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Sarah McLachlan 'wasn't into anything but music'

After playing live for the audience on a CBC late-night show in 1993, Sarah McLachlan tells host Ralph Benmergui about being in the studio recording her third album.

The musician left high school and her Halifax home for a career in Vancouver

The musician talks about her career path and making a "brilliant record." 3:04

It had been a while since Sarah McLachlan performed for an audience, but the applause from a CBC studio audience proved she hadn't lost a beat.

It was March of 1993, and 25-year-old McLachlan was hard at work in a Montreal recording studio as her yet-to-be-named third album came together.

"Did it help to do this [song] in front of people?" asked Ralph Benmergui, host of a late-night variety talk show. 

Sarah McLachlan poses for a photo at the Juno Awards Nominations event in Toronto on Tuesday, January 29, 2019. The 12-time Juno Award winner will host this year's awards show. (Chris Young/Canadian Press)

McLachlan had just performed a solo piano version of a new song, Possession, which would appear on the album when it was released later that year.

"It always helps to play in front of people," she said. "It forces the immediateness of it ... I love doing it because it takes on a whole new personality."

McLachlan said she and her "wonderful, wonderful" producer, Pierre Marchand, had just decided that the album would include the "simple" piano arrangement of the song.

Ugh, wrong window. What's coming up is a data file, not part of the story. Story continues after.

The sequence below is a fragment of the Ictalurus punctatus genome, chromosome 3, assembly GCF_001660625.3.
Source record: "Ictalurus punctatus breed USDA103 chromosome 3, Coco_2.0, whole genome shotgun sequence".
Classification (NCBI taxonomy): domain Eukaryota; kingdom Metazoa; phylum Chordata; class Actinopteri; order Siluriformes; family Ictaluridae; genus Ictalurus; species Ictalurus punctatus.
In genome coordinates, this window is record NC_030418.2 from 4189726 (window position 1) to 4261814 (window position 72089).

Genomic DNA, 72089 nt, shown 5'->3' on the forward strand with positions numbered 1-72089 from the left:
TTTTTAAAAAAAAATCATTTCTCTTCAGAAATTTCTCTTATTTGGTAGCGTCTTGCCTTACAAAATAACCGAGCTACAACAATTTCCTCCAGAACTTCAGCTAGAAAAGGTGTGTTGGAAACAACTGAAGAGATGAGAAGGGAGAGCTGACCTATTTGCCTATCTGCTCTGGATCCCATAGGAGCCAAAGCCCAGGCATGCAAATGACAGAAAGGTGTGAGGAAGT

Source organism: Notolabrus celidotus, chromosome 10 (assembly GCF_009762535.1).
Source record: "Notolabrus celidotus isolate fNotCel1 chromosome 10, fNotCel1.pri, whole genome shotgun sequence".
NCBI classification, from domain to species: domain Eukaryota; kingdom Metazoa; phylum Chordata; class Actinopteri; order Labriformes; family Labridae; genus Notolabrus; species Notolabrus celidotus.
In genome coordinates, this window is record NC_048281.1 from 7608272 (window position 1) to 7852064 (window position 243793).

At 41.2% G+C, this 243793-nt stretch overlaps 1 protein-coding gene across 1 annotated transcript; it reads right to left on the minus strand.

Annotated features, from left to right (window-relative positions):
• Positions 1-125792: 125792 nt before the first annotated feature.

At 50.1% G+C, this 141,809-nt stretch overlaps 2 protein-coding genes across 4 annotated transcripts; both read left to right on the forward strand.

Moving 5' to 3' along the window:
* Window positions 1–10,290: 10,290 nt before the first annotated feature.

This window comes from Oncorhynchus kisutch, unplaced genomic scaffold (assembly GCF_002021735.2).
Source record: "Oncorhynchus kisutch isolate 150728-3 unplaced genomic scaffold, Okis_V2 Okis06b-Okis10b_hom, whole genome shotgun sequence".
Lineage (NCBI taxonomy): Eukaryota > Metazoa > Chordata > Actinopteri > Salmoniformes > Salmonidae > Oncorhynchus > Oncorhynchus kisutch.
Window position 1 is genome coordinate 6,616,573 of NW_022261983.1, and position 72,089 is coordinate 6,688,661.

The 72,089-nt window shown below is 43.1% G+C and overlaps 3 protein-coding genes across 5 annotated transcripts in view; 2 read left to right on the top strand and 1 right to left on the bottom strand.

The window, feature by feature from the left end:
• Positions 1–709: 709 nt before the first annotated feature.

"The way we've been doing it in the studio, there's all these raunchy electric guitars ... and really heavy drums," she said. "This is really pure, more beautiful."

Ultimately, the album, called Fumbling Towards Ecstasy, included both, with the solo piano version as a hidden track at the end of the CD release.

A March 1994 profile in Maclean's magazine noted that Possession was written after McLachlan placed a restraining order on an obsessed fan who moved to Vancouver to be closer to her. "It was a kind of therapy, putting myself in the shoes of someone like that," McLachlan told the magazine. "It helped me deal with a very unnerving situation.''

'I was failing high school'

Benmergui asked McLachlan about leaving her hometown of Halifax to pursue a music career.

"You were 17 years old and a record company in Vancouver said, 'come live out here!'" he began.

McLachlan agreed that was accurate, but her parents weren't enthusiastic about it at first.

"I was failing high school. I wasn't into anything but music, and art," she said. "[My mother] wanted me to finish high school and get a real job."

McLachlan will host the Juno Awards on CBC-TV on Sunday, March 17.